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Oscar Lewis’s theory that poverty is not a result of individual inadequacies, but of larger social and cultural factors. Poor children are socialized into believing that they have nothing to strive for, that there is no point in working to improve their conditions. As adults, they are resigned to a life of poverty, and they socialize their children the same way. Therefore poverty is transmitted from one generation to another
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dependency theory
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theory that focuses on the unequal relationship between wealthy countries and poor countries, arguing that poverty is the result of exploitation
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feminization of poverty
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sociological term for the confluence of factors that has made women a disproportionate number of the poor. (Worldwide, of all impoverished people over the age of 18, 61% are women and 39% are men) (p. 205).
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feudalism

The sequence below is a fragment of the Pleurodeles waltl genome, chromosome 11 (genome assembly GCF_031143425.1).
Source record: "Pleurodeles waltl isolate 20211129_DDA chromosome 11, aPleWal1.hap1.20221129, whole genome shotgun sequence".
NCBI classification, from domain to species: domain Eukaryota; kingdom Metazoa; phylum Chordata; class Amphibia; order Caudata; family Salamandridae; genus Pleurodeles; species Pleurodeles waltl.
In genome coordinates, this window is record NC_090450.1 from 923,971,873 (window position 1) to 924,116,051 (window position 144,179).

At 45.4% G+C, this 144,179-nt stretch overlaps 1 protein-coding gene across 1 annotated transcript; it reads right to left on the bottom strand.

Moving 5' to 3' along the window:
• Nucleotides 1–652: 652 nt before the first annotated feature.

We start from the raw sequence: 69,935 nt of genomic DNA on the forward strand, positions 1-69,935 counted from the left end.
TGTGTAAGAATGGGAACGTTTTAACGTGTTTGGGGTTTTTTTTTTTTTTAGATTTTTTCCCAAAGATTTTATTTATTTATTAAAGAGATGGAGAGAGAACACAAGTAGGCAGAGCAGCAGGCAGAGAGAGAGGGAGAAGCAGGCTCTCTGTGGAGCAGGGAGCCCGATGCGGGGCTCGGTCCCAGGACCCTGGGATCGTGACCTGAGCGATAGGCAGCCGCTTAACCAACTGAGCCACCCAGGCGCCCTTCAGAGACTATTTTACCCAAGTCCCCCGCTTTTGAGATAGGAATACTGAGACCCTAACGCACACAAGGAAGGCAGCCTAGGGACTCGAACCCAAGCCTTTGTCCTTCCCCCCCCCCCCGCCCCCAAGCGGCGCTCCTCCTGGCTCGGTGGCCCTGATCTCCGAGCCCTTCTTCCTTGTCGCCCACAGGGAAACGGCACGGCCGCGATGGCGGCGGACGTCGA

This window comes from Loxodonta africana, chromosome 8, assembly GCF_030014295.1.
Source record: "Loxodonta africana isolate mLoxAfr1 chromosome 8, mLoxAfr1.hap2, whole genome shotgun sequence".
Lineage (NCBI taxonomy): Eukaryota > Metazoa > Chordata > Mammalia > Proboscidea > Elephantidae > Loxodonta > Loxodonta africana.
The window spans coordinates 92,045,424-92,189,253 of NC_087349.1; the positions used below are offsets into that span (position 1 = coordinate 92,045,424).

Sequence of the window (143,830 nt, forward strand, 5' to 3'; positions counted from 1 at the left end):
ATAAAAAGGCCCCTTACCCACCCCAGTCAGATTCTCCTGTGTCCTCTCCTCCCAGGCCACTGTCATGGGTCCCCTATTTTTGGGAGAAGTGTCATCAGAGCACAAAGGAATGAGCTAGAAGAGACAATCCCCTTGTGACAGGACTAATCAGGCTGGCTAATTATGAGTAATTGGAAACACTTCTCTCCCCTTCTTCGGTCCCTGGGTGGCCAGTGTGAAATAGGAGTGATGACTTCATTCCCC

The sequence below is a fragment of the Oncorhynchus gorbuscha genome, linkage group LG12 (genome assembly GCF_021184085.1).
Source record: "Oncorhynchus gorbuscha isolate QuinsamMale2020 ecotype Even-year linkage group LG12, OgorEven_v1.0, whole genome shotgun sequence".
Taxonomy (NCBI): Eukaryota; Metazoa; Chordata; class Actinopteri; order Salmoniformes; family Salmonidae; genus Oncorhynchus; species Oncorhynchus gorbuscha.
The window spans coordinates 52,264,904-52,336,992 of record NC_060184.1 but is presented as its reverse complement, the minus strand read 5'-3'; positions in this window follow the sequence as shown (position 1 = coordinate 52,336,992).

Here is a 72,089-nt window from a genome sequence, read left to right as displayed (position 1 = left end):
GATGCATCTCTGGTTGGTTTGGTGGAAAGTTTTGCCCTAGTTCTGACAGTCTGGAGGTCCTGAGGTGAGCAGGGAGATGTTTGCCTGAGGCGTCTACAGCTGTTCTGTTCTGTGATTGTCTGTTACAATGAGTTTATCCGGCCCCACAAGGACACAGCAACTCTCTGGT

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ystem of stratification common in medieval Europe between the eleventh and sixteenth centuries, in Japan, and a few other regions, where there were a few merchants and “free men,” but most of the population consisted of peasants and serfs, who worked the estates belonging to feudal lords (1 to 3% of the population). Feudalism was also a fixed and permanent system: If you were born a lord or a serf, you stayed there your whole life (p. 192).
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global commodity chain:
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global inequality
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meritocracy
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social system in which the greater the functional importance of the job, the more rewards it brings, in salary, perks, power, and prestige
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modernization theory
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W. W. Rostrow’s theory focusing on the conditions necessary for a lowincome country to develop economically. Arguing that a nation’s poverty is largely due to the cultural failings of its people, Rostrow believed poor countries could develop economically only if they give up their “backward” way of life and adopt modern Western economic institutions, technologies, and cultural values that emphasize savings and productive investment (p. 214).